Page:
Prime Minister Justin Trudeau shied away from revealing the details of environmental assessment reform for pipeline projects during a press conference on Thursday in Burnaby, B.C.
The Liberal leader was on the West Coast for a major transit funding announcement when National Observer prompted him for specifics on how the "broken" National Energy Board process would be fixed for upcoming hearings on pipelines, including TransCanada's Energy East proposal.
The subject was particularly timely given that as Trudeau spoke, he stood within a municipality that is fighting tooth and nail to stop Kinder Morgan's Trans Mountain pipeline expansion, which was recommended by the NEB for federal approval in May.
Dozens of climate scientists were denied access to that hearing only a few months ago as NEB panelists refused to consider a National Academy of Sciences study on spills of diluted bitumen from pipelines. No cross-examination from interveners was permitted, and with Energy East's hearings on the horizon, Canadians across the country want to know: will any of that change moving forward?
Trudeau didn't give a clear answer.
More federal flip-flopping on pipeline process
"We know our responsibility is to both grow the economy, and protect and sustain our environment together," he told reporters. "The way to do that is to listen to voices of concerned communities, to engage robustly and respectfully with Indigenous leadership and concerns, and to respect science and relevant evidence in the decision-making process we take."
Pushed for an answer on whether cross-examination of evidence would be permitted in future hearings however, once again, the prime minister flip-flopped.
“The refreshed program and our new approach to the NEB will be one that will restore Canadians confidence in our ability as a government to get the balance right, to both protect our environment, and defend and create economic growth at the same time. That is what we’re committing to."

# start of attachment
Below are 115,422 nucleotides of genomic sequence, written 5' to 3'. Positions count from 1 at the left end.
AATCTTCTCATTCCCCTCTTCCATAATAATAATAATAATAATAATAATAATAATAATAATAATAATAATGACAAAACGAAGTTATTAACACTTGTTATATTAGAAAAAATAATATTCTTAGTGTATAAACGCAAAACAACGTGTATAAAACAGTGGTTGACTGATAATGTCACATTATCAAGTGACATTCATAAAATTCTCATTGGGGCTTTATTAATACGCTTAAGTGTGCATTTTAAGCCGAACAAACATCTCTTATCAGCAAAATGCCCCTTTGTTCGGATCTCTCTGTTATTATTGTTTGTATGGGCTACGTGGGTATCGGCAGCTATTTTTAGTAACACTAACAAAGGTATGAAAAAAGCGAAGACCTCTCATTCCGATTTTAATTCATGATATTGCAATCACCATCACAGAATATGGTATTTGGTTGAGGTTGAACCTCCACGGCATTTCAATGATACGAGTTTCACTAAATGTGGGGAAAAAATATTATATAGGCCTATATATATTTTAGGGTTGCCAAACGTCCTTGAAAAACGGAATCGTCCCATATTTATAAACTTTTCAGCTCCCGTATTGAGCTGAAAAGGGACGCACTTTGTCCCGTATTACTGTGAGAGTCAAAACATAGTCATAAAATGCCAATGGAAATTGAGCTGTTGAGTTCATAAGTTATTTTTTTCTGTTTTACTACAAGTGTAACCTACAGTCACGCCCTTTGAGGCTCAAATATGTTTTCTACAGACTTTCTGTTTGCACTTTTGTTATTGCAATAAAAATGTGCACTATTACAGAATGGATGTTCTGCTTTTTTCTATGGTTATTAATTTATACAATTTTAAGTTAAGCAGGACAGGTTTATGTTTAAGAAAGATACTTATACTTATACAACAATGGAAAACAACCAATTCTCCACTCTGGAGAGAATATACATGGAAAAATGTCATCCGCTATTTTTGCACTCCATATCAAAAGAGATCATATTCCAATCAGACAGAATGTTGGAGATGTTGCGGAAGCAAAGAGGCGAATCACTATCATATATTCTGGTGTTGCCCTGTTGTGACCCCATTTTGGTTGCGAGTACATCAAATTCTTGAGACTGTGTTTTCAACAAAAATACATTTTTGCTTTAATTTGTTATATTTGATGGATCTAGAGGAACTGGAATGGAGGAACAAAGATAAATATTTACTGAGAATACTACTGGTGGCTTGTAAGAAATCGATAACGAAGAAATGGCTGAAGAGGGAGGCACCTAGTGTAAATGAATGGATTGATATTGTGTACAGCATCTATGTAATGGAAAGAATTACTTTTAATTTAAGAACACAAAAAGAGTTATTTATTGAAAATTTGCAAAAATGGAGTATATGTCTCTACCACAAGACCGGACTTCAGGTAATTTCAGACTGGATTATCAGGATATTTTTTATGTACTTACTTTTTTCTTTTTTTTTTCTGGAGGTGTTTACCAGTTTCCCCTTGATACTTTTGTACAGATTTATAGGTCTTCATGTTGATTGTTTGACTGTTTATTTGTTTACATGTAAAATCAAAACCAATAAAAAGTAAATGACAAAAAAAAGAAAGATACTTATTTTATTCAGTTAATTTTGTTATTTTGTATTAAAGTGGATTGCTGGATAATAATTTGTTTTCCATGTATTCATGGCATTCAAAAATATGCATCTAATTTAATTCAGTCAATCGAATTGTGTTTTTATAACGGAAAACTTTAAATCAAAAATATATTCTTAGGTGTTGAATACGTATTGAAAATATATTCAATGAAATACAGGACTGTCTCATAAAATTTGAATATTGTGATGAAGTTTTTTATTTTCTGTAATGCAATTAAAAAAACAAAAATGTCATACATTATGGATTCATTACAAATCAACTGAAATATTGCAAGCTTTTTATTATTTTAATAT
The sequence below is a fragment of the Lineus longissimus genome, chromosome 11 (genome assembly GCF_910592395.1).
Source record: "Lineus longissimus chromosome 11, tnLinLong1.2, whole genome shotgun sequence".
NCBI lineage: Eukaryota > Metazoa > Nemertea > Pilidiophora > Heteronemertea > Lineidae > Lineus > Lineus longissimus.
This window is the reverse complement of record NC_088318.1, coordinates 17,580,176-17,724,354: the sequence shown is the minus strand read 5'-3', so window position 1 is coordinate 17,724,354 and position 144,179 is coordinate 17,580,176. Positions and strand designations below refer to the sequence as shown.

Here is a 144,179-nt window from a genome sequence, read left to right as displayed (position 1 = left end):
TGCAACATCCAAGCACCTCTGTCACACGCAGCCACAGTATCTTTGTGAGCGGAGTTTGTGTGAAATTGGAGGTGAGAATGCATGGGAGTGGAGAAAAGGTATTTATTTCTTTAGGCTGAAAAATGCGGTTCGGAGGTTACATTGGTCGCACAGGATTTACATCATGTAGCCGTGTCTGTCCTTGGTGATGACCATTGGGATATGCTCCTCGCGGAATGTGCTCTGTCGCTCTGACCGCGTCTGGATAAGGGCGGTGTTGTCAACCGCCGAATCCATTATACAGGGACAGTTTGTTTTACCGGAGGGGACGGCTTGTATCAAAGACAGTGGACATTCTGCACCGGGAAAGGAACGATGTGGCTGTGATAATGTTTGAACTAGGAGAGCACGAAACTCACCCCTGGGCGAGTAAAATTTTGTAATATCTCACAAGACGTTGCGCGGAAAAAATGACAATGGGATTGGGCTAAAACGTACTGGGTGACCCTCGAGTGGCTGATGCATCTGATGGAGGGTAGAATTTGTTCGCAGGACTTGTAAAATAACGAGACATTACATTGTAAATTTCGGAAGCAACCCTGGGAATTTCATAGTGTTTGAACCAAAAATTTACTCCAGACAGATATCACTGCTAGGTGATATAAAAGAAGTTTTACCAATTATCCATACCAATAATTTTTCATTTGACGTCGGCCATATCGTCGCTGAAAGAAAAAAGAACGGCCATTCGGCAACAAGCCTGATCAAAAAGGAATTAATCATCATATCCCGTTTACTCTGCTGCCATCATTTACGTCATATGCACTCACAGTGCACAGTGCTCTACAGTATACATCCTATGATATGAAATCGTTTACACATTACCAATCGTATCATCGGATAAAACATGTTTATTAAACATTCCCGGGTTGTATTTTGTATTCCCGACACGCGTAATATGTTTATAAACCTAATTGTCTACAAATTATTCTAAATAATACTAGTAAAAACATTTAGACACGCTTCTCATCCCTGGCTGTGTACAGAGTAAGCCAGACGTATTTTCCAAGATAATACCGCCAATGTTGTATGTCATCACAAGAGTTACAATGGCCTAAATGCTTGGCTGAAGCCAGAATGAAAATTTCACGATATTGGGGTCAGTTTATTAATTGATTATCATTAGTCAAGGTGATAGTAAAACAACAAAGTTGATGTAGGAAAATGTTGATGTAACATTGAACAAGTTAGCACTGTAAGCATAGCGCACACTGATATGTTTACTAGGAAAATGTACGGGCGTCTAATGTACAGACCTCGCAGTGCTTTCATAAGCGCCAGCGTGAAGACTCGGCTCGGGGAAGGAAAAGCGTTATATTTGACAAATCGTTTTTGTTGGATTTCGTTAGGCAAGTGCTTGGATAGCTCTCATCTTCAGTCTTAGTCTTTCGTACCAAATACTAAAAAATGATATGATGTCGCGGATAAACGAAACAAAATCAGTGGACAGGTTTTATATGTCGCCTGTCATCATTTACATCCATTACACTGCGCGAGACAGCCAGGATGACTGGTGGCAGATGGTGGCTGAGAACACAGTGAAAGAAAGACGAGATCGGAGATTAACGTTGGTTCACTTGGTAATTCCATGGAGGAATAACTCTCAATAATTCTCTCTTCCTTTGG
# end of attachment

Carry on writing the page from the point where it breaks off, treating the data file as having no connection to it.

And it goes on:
Kinder Morgan protesters crash Trudeau press conference
But the prime minister owes the public a better answer than that, according to demonstrators who crashed the press conference early on Thursday morning. Waving signs that read, "Stop Kinder Morgan!" the group of concerned Burnaby and Vancouver citizens rallied outside the transit station where Trudeau made his statement.
"That's definitely not a satisfactory answer," said protestor Mary Lovell. "If he's not going to allow cross-examinations, he needs to stand up behind that position."
The protesters received a few honks, smiles and waves from mayors, members of Parliament, and MLAs attending the funding announcement, but were not acknowledged by Trudeau himself. The subject of their contention — the Trans Mountain expansion — is a $6.8-billion proposal to add 980 kilometres of brand new pipeline to an existing system that ships 300,000 barrels per day of crude oil per day to Vancouver and Washington.
It was recommended for federal approval along with a set of 157 environmental, financial and technical conditions last month, but that doesn't mean it's too late to stop it, according to Lovell. Vancouver Mayor Gregor Robertson recently joined First Nations leaders in Ottawa to lobby against the project, and she and other protesters plan to take a leaf out of their book.
"We plan on attending various events that the prime minister is speaking at in order to draw attention to Kinder Morgan's expansion through this coast," she explained, shouting over cries of "Stop Kinder Morgan!"
The project is opposed by at least 17 Indigenous nations and 20 municipalities, who say it would plough through their communities, critically endanger resident killer whale and salmon populations, and increase the risk of a catastrophic ocean oil spill by 600 per cent. The cabinet is expected to vote on the project by December this year.
NEB makes promises for Energy East
Trudeau may have been silent on the details of how NEB hearings would become more thorough and transparent moving forward, but at a press conference in Calgary on Thursday morning, the regulatory body itself indicated that hearings for Energy East will be “one of the most innovative” of their kind in history.
The general public will be permitted to attend panel sessions along the pipeline's proposed route in Quebec, Ontario, and the Prairie provinces, and ask TransCanada questions directly. Energy East is a $15.7-billion proposal to build a 4,500-kilometre pipeline carrying crude oil from the West all the way to New Brunswick, and its hearings are slated to begin in August.
In January, the federal government promised the public that pipeline projects would face a new environmental assessment process that imposes more steps on pipelines before they can be built. Additional measures included analysis of direct and upstream greenhouse gas emissions, more consultation with Indigenous peoples, and decisions based on science, relevant evidence, and the traditional knowledge of Indigenous communities.